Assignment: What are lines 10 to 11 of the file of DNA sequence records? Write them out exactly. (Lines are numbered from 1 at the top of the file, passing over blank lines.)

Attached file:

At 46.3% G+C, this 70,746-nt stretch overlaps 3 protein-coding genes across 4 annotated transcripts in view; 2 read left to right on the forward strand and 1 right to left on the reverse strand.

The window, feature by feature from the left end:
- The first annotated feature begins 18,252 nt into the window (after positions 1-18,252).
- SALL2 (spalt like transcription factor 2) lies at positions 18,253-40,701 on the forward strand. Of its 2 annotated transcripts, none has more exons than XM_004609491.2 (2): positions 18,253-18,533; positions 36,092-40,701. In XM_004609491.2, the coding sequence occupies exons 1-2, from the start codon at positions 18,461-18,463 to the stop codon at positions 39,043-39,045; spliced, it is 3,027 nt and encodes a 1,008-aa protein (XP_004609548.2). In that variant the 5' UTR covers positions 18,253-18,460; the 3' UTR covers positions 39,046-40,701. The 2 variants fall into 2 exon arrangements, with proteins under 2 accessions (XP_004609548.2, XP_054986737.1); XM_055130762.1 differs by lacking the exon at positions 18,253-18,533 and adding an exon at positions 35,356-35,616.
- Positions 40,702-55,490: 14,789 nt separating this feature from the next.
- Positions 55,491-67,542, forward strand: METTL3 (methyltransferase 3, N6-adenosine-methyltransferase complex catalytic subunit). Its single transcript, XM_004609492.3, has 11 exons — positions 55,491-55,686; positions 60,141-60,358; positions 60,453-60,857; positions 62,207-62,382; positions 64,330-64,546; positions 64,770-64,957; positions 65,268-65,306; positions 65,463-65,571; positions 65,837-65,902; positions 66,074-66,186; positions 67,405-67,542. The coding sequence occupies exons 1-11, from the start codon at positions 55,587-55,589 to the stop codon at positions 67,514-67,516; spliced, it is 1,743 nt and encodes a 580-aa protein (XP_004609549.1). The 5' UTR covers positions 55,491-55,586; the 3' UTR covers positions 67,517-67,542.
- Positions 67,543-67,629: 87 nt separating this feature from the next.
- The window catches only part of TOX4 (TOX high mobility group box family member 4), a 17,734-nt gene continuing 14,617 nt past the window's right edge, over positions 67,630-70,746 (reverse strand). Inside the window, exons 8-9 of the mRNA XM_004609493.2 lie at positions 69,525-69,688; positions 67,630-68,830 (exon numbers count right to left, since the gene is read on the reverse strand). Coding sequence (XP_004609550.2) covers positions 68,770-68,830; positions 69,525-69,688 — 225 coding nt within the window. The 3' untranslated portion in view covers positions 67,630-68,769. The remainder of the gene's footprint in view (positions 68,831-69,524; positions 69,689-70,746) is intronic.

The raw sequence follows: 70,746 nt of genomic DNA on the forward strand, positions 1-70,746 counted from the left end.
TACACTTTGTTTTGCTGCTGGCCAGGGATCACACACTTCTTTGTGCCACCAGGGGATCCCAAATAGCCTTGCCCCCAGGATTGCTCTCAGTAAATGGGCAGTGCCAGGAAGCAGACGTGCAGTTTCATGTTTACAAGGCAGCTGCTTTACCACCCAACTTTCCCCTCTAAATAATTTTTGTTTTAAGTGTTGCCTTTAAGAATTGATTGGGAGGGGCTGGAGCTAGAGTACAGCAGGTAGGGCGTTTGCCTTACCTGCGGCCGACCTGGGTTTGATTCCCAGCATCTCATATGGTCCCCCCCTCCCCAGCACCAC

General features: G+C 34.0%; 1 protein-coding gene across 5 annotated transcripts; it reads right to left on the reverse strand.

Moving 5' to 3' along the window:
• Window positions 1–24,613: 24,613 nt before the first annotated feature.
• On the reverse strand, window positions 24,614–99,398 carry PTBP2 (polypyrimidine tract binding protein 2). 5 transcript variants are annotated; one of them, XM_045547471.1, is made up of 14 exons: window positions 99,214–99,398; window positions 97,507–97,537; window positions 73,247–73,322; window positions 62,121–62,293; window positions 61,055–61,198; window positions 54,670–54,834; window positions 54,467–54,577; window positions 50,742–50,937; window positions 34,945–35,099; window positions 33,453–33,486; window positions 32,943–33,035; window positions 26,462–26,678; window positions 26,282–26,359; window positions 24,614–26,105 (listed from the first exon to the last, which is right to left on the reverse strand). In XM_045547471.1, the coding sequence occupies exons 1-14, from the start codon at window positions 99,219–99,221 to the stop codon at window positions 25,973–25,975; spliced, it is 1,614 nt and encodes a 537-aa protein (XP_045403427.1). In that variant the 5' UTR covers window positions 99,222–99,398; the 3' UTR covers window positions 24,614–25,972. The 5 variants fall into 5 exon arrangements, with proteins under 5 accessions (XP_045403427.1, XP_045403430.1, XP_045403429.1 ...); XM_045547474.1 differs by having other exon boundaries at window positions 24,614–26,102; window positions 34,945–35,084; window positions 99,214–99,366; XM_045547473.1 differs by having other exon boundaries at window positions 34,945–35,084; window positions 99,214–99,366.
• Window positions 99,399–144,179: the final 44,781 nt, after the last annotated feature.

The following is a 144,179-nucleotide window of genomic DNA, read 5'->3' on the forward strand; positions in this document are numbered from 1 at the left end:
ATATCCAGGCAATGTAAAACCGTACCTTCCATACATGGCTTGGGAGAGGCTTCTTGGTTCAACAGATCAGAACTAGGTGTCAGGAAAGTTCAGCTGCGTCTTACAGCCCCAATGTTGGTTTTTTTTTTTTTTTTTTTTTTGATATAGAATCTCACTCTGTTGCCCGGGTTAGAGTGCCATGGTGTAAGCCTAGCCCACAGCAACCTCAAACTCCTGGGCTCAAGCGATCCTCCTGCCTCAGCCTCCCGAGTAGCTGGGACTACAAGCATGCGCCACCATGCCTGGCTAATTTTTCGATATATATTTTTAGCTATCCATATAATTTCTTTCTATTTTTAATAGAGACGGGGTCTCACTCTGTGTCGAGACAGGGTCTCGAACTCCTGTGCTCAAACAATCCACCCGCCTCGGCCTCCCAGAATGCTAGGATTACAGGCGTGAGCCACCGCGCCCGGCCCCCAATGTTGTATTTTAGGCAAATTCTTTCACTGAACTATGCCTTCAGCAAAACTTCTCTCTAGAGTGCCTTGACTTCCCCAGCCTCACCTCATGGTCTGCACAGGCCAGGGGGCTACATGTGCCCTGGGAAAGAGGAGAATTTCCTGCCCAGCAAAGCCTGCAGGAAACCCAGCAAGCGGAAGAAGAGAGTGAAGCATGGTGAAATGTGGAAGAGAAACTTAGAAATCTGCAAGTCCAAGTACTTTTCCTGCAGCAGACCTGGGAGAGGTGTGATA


TACACTTTGTTTTGCTGCTGGCCAGGGATCACACACTTCTTTGTGCCACCAGGGGATCCCAAATAGCCTTGCCCCCAGGATTGCTCTCAGTAAATGGGCAGTGCCAGGAAGCAGACGTGCAGTTTCATGTTTACAAGGCAGCTGCTTTACCACCCAACTTTCCCCTCTAAATAATTTTTGTTTTAAGTGTTGCCTTTAAGAATTGATTGGGAGGGGCTGGAGCTAGAGTACAGCAGGTAGGGCGTTTGCCTTACCTGCGGCCGACCTGGGTTTGATTCCCAGCATCTCATATGGTCCCCCCCTCCCCAGCACCAC

General features: G+C 34.0%; 1 protein-coding gene across 5 annotated transcripts; it reads right to left on the reverse strand.